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Since his election two weeks ago a couple of stories have come to light of what we might call errors of judgment on Trump’s part regarding the relationship between his business assets and his new duties as President. First, there was the presence of his daughter Ivanka at a meeting with Japanese Prime Minister Shinzo Abe. Ivanka, you will recall, is being placed in charge of Trump’s businesses alongside her brothers Eric and Donald Jr. In that capacity her presence at this meeting was highly inappropriate. There are also reports that Mr. Trump used a congratulatory call with the President of Argentina to push for building permits for an office complex his company is currently constructing. Mr. Trump and Mr. Macri are apparently old friends and colleagues so I’m giving him the benefit of the doubt here, yet the optics aren’t that great. This is especially troublesome because of three words: The Clinton Foundation.
Conservatives and Republicans rightly excoriated the Clintons for the corrupt relationship that the State Department enjoyed with The Clinton Foundation during Mrs. Clinton’s tenure at Foggy Bottom. Donald Trump himself, rightly, made a big deal of this during the campaign. He needs to remove himself from the appearance of corruption so that his administration isn’t hamstrung by constant accusations of corruption from a hostile media.
Furthermore, as the Cato Institute points out, these small lapses in judgment by Mr. Trump become much more legally serious once he becomes President Trump:
In the text, the Emoluments Clause prohibits any Person holding “any Office of Profit or Trust” under the Constitution from accepting “any present, Emolument, Office, or Title, of any kind whatever, from any King, Prince, or foreign State.” Immediately, it is clear that the text limits the clause to gifts from foreign governments and the officials.
The original public meaning of the clause also confirms this interpretation. Foreign kings and princes once gave lavish presents to American officials, for example, a diamond-studded snuff box given to Benjamin Franklin (then ambassador to France) by Louis XVI. The Framers were concerned that these gifts would corrupt our officials, and so they prohibited them.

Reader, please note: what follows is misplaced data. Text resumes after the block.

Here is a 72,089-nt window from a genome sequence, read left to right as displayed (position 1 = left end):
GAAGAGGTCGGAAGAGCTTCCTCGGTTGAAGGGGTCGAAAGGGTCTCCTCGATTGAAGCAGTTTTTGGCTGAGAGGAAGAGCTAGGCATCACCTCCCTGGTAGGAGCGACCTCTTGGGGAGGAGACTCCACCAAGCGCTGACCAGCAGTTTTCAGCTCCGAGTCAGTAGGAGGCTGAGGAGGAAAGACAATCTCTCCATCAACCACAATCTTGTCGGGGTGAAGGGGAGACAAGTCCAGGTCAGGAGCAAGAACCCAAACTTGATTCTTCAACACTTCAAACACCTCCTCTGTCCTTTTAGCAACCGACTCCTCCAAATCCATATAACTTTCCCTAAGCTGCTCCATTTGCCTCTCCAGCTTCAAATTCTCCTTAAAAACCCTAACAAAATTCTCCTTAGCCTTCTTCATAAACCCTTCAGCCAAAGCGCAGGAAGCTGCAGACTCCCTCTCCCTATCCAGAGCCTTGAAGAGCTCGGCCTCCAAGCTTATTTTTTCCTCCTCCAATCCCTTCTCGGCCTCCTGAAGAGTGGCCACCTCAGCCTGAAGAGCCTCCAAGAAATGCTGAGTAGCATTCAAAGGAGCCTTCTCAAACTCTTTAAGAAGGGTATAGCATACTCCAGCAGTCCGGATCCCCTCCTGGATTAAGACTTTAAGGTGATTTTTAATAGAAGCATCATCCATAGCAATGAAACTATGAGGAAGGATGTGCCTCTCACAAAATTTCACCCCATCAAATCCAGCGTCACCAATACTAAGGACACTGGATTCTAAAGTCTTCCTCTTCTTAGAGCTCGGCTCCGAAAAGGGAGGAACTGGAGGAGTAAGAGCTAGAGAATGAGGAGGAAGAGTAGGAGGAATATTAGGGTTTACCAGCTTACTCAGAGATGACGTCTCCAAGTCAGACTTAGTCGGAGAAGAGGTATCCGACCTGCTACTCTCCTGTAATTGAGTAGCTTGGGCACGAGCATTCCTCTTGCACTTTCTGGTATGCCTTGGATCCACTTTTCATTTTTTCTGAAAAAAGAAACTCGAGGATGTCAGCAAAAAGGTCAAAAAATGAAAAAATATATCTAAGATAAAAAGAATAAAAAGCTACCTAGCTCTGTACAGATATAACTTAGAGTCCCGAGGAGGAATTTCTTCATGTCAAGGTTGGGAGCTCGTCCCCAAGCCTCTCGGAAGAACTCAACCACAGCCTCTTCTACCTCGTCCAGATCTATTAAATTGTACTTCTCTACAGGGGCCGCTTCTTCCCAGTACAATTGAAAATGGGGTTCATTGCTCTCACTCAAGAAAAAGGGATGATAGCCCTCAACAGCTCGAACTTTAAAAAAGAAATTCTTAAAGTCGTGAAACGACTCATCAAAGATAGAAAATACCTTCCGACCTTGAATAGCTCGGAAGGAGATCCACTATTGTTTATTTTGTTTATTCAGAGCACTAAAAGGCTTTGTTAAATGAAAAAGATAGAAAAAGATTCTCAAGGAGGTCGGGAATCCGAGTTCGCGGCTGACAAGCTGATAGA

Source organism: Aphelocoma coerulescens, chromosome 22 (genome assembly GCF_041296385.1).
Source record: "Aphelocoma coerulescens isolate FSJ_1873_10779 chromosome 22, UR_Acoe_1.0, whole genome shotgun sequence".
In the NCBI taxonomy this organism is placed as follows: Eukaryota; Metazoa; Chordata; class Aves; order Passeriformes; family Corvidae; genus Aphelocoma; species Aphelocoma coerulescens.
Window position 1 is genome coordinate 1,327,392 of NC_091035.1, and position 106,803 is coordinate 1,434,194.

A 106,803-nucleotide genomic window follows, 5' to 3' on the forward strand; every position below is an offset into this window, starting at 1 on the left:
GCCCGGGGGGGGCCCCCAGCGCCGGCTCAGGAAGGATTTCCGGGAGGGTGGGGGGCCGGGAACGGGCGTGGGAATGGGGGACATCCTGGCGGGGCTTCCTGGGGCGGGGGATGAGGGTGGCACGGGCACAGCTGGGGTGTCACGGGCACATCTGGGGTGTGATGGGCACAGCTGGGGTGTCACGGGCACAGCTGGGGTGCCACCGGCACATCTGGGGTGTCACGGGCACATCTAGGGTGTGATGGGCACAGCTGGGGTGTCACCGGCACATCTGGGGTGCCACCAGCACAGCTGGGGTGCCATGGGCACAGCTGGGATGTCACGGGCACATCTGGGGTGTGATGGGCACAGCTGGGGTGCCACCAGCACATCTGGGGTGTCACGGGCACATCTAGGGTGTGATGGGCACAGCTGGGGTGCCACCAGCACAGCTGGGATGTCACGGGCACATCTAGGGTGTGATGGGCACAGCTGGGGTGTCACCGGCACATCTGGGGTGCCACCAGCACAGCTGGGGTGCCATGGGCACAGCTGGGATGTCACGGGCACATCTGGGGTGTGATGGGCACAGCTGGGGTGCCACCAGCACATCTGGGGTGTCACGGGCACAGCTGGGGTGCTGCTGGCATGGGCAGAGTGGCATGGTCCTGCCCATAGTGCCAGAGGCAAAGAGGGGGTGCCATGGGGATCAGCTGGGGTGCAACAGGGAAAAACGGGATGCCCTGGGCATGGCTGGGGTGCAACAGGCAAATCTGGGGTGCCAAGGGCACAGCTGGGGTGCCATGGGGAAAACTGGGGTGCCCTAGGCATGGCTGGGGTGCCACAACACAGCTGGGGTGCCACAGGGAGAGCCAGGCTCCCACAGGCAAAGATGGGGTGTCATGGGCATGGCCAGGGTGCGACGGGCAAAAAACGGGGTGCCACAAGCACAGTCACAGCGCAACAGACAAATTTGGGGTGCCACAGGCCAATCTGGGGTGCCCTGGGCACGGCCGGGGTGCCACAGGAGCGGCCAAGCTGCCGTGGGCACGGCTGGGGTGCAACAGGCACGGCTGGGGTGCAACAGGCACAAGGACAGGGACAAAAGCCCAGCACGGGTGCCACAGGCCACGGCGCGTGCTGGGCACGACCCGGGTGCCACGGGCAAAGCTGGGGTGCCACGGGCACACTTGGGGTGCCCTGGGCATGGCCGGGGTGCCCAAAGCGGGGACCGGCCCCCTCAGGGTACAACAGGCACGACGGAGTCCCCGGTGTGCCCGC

The next relevant consideration is whether, if Trump’s businesses receive a “gift” from a foreign government, Trump himself may be violating the Emoluments Clause. There is certainly an argument for this, since he benefits from the gift, even if only by increasing the value of his brand and stock holdings.
Finally, what sort of things would be a “gift” from a foreign state? According to one report, Trump has already asked Mauricio Macri, the Argentine president, whether he would help with permitting issues that are holding up the construction of a major office building in Buenos Aires.
If such a deal was made, would the permit be a “gift” from a foreign state? Very likely. Valuable gifts from members of foreign governments need not come in the form of diamond-studded snuff boxes, they can certainly be building permits worth several millions of dollars.
Given how much Trump values his business empire and reputation the temptation to utilize his public position, even innocently, to affect this private empire will be immense. He should remove that temptation.
Furthermore, Mr. Trump has shown that he values the counsel of those close to him and above all that of his children. He should not deprive himself of the advice of a gifted woman like Ivanka or close confidants like Eric and Donald Jr. Their positions at the head of the Trump Empire would require that they be excluded from his Presidential inner circle. Mr. Trump deserves the counselors he wants to help him achieve the goals he has laid out.
Mr. Trump should put his assets in a blind trust for the duration of his administration. For the good of his businesses, for the good of the country and for the good of himself.